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Understanding FMCSA Alcohol Testing (Part 2)
Foley
4 mins read

NOVEMBER 7, 2017 – When a drug test result comes back positive, it’s usually pretty cut and dry…it’s a positive drug test. Alcohol tests are different due to the varying levels of alcohol that may be in one’s system.

The FMCSA considers an alcohol test to be positive if a driver has an alcohol concentration of 0.04 or greater. But unlike controlled substances which are prohibited at all times, alcohol is not. That’s why it’s important that all motor carriers and drivers understand when alcohol can be consumed – and when it must be avoided.

On-Duty Alcohol Use

This is relatively simple:  drivers are not allowed to use alcohol at any time while performing safety-sensitive functions.

Pre-Duty Alcohol Use

The FMCSA requires that drivers cease all alcohol use at least 4 hours before going on duty.

Alcohol Use Following an Accident

FMCSA-qualifying accidents are stressful and complicated and it can be unclear for some time following an accident whether a driver must take an alcohol test. Therefore, the FMCSA requires that the driver refrain from alcohol and remain available to test for at least 8 hours following an accident or at least until an alcohol test is administered…whichever comes first.

Alcohol Concentration Levels

As indicated above, drivers may not operate with an alcohol concentration of 0.04 or greater. In order to understand what happens if alcohol is found to be in a driver’s system but is BELOW 0.04, let’s take a look at a hypothetical situation:  A driver spends his night off  enjoying a few drinks with his buddies. He goes into work the next morning and is told he’s been selected for a random alcohol test. He isn’t concerned because it’s been hours since his last drink. When he takes the test he comes up with a 0.02 alcohol concentration. It’s not a positive result, but it’s not negative  either. Now what?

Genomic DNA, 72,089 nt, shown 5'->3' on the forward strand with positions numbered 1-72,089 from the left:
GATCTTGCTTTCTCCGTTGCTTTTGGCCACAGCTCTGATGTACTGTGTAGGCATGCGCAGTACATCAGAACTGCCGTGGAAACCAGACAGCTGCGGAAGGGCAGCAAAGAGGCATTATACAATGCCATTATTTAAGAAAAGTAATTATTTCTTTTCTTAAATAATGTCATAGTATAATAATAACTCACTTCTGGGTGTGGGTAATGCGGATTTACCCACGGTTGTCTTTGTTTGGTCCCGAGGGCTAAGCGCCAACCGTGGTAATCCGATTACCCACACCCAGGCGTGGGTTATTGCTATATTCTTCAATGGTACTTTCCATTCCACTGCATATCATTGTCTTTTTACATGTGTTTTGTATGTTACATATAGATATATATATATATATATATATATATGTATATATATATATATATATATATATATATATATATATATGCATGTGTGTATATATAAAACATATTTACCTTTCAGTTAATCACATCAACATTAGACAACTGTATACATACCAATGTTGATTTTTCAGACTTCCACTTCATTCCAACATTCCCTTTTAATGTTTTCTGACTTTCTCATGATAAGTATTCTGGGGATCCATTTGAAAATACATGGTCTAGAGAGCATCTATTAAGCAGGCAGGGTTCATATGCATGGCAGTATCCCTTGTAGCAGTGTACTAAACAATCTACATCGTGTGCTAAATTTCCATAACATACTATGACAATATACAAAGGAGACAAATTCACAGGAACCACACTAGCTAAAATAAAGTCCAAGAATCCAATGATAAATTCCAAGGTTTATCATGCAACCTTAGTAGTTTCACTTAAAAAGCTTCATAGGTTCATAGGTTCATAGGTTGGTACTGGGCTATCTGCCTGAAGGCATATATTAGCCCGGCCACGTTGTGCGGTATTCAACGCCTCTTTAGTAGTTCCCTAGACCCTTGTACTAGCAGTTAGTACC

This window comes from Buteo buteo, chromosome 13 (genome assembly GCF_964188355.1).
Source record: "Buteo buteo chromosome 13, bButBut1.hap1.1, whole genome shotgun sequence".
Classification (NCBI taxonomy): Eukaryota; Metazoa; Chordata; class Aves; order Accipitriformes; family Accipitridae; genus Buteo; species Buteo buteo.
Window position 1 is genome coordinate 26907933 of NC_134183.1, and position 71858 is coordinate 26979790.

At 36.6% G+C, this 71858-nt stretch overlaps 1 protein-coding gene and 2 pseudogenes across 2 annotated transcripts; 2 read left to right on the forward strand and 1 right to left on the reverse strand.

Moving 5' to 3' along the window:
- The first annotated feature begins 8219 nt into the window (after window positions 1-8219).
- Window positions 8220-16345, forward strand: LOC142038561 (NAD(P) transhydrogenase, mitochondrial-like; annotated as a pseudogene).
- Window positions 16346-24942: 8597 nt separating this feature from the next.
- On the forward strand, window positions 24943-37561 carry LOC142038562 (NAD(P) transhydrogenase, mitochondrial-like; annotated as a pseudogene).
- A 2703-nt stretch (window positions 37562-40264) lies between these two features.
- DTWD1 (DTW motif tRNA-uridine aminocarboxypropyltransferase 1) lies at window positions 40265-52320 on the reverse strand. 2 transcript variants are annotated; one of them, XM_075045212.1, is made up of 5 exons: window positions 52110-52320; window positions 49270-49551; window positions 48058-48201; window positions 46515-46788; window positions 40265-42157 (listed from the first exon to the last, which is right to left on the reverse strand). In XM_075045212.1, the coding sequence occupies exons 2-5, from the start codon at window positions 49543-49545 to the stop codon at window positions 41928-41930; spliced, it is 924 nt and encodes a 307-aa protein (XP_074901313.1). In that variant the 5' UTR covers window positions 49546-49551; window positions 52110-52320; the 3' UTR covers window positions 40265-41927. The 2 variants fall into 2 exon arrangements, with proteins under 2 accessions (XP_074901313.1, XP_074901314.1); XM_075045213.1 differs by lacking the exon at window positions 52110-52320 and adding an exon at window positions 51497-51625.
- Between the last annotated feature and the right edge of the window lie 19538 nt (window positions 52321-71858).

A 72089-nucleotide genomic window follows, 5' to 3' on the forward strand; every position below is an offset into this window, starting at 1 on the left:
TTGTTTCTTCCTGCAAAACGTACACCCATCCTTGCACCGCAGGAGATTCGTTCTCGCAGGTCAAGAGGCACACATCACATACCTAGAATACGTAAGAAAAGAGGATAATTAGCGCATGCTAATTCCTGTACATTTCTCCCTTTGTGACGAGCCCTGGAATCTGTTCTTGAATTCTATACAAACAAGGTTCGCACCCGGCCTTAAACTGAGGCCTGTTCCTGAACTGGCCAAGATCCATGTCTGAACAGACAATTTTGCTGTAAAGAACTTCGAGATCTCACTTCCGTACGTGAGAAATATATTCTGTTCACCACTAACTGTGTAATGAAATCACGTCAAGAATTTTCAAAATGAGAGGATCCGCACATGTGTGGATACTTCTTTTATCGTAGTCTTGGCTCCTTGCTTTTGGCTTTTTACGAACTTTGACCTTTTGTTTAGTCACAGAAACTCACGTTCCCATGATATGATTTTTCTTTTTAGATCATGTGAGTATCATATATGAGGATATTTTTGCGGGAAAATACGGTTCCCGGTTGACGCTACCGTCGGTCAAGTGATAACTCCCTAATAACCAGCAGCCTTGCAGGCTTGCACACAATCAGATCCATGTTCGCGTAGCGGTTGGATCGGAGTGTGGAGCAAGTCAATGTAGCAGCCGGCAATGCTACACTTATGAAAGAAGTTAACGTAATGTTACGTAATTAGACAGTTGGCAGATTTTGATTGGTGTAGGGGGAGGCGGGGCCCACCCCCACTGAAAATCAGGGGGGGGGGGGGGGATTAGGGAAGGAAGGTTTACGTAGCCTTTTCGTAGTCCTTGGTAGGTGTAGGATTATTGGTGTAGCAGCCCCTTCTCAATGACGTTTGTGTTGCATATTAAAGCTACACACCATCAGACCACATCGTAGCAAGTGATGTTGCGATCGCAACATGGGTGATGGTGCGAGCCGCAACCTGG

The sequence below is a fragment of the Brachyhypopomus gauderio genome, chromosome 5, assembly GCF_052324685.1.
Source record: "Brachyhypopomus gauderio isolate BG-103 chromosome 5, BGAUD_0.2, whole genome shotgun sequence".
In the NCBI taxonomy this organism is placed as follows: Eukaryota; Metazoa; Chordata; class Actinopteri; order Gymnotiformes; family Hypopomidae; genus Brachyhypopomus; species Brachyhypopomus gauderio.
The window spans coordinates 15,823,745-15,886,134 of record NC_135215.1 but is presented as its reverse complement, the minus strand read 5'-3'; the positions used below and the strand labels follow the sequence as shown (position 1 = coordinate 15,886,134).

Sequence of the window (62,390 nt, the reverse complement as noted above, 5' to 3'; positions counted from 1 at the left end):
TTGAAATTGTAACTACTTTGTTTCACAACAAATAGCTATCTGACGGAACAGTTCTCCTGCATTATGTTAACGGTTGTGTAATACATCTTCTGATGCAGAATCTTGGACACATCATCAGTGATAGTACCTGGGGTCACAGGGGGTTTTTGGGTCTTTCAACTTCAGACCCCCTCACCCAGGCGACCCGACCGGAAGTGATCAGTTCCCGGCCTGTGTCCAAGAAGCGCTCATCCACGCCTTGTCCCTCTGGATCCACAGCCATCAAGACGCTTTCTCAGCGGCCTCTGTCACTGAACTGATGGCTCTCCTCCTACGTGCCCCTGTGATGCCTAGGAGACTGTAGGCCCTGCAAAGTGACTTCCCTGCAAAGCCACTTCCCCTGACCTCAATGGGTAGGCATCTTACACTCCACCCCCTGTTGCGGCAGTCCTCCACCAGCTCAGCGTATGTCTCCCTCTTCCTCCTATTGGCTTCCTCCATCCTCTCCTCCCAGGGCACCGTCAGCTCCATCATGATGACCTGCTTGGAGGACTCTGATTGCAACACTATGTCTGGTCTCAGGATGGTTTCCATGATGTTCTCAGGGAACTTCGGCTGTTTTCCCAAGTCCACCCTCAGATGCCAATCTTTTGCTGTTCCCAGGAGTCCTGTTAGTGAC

In situations when a driver has an alcohol concentration of between 0.02 and 0.039, he or she must not operate for a minimum of 24 hours. This is not considered a positive test result and employers cannot fire an individual based solely on this alcohol concentration.

Initial Alcohol Screening Test

When a driver takes an alcohol test, as long as the alcohol concentration is 0.000, nothing else needs to be done. However, a concentration of above 0.02 requires an additional alcohol screening test.

Confirmatory Alcohol Test

After a driver has received a result of 0.02 or higher, he or she must wait 15 minutes and then take another test. The confirmatory test determines whether the alcohol concentration is going up or down. If the confirmatory test result is between 0.02 and 0.39, the driver must not operate for a minimum of 24 hours. If the confirmatory result is 0.04 or higher, this is a positive result and the driver must complete the entire Return-to-Duty process before resuming safety-sensitive functions for any company.

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